The kitchen and family room area of the HHS building trades program house on Primrose Lane are near completion, as the home is scheduled to be sold this summer.

For more than 40 years, high school juniors and seniors have been building homes as part of Houston High School’s building trades program.

Since the program began in the 1967-’68 school year, students have constructed some 30 houses that have been sold at auction. The current project is single story dwelling on Primrose Lane with 2,700 square feet of living space and a 950 square foot garage. When completed later this year, it will become the latest in a neighborhood featuring numerous building trades program homes.

At the helm of the program is T.J. Hinkle, who first became interested in the construction field during his own school years when he signed up for the HHS building trades class. After graduation, he worked in construction locally. Midway through the 2010-’11 school year, he hooked on as an assistant to long-time building trades instructor Stan Moore.

When Moore retired prior to this school year after 31 years of service, Hinkle became the replacement for the man who once had him as a student. He mentors 23 kids in two classes –– one morning and one afternoon –– guiding them through every aspect of building a home.

While Hinkle is always on hand to provide help or advice when a student needs it, his role is mainly to supervise and delegate.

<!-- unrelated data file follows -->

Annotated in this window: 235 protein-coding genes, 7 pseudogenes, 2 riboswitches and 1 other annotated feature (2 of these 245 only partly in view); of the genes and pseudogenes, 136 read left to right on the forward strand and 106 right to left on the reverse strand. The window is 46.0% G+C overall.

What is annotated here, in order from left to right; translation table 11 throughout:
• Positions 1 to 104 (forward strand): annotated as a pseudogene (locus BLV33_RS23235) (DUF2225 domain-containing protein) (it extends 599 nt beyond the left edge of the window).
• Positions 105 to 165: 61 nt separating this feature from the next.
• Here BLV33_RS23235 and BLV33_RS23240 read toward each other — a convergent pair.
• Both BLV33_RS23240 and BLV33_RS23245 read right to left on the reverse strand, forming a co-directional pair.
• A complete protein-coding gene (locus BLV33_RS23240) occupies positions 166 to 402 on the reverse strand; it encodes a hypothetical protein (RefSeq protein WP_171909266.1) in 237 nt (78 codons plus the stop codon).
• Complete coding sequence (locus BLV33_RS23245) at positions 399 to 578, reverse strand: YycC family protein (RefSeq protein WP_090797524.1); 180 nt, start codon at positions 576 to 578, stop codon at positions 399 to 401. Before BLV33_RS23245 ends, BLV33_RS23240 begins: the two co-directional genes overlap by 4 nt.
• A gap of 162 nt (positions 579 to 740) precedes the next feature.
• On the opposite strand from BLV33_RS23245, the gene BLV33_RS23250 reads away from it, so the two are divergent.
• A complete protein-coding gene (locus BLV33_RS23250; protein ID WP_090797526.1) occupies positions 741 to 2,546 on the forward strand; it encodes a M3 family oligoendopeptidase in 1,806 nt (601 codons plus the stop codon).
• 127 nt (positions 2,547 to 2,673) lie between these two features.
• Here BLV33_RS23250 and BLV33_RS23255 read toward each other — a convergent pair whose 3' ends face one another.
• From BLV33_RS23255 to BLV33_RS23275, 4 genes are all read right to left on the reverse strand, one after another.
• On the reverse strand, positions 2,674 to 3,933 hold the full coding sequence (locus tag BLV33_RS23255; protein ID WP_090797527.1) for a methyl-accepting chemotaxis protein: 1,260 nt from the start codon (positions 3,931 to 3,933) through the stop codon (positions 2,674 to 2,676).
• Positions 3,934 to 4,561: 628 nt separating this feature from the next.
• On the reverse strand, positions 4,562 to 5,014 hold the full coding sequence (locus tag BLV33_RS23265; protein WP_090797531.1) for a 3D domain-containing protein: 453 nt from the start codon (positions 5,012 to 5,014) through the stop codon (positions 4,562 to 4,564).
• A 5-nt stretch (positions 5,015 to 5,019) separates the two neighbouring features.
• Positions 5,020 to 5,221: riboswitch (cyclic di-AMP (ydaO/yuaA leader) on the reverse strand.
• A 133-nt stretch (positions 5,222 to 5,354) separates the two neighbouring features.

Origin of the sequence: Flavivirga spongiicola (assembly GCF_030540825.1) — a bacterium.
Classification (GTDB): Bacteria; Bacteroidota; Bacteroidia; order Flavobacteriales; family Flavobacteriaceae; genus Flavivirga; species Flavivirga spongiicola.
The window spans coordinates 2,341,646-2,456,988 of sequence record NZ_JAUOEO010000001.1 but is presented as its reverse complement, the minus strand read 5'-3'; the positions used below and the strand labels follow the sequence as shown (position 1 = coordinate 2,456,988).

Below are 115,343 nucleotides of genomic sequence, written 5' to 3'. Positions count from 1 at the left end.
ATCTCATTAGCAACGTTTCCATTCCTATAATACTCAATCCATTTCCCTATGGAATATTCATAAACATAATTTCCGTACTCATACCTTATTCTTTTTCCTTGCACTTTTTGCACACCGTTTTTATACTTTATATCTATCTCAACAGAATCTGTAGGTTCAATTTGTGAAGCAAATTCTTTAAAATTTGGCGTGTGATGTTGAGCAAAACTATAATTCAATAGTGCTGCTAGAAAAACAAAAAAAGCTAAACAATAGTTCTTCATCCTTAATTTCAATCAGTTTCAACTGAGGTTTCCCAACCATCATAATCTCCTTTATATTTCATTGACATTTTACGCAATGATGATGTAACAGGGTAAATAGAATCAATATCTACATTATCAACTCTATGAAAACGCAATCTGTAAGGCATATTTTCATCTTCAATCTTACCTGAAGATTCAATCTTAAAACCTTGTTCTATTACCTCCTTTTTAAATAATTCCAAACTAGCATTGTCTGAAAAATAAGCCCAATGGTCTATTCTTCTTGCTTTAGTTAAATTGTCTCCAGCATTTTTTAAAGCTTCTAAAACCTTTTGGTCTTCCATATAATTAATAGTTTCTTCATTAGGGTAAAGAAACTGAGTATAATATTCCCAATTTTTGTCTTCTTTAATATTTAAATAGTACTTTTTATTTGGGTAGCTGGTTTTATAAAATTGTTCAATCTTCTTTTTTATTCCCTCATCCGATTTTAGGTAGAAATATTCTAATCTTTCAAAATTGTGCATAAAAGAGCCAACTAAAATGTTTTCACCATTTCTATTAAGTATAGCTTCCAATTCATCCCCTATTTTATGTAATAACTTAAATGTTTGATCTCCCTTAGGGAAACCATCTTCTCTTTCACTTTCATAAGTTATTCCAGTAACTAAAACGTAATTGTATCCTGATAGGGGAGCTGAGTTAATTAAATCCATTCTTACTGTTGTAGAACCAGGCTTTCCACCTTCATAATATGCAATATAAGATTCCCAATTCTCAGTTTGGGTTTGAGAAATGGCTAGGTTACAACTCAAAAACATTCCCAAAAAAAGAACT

“Our goal is to give the kids a basic understanding of all the steps in residential construction,” Hinkle said. “I’m not going to make them into master carpenters in two years, but they get a good basic knowledge of the whole process. And the students do better than you might think. They’re not used to this kind of work, so it takes them a while to get a feel for it. But I can see a definite improvement in most of them from the time they start out to when they graduate.”

Designed by the instructor, a building trades program house takes about two years to complete its cycle from groundbreaking to auction. Each student gets a chance to be involved in every task at some point.

“I rotate kids around and try to get all of them to do a little bit of everything,” Hinkle said.

All materials used in the process are purchased locally, unless local merchants don’t carry a needed item.

“And the program is pretty well self-funded,” Hinkle said.

Hinkle said potential buyers can rest assured that homes built by the program are of top quality.

“We cull out any bad framing lumber and things like that,” he said. “And I try to get the best stuff for finish materials, like porcelain tile and solid, three-quarter-inch oak for the hardwood flooring, and we use quality doors and windows.”

Mistakes made by students during construction are dealt with on a case-by-case basis, but are always rectified.

“It has to be done right,” Hinkle said. “I want to be able to sleep well at night after a house is sold.”

During the latter stages, students in Van Kirkwood’s landscaping class get involved putting the yard together. They utilize a computer program to come up with a design, and then present it to the building trades class. After some tweaking by both groups, a final design is decided upon.

“That makes it like a real business where you would find out what a customer wants or needs and then design your landscaping around that,” Kirkwood said.

In order to keep the process moving along, some students are hired to work through the summer months. This summer, four will be working on the current project.

Completed homes are sold by way of closed-bid auction, with some going to a lone bidder, and others spurring bidding wars between multiple parties.

Hinkle figures he’s a good example of how the existence of the HHS building trades program might affect a student’s life.

“I really didn’t have a clue what I wanted to do before I took the class,” he said. “Now I’m teaching it.”

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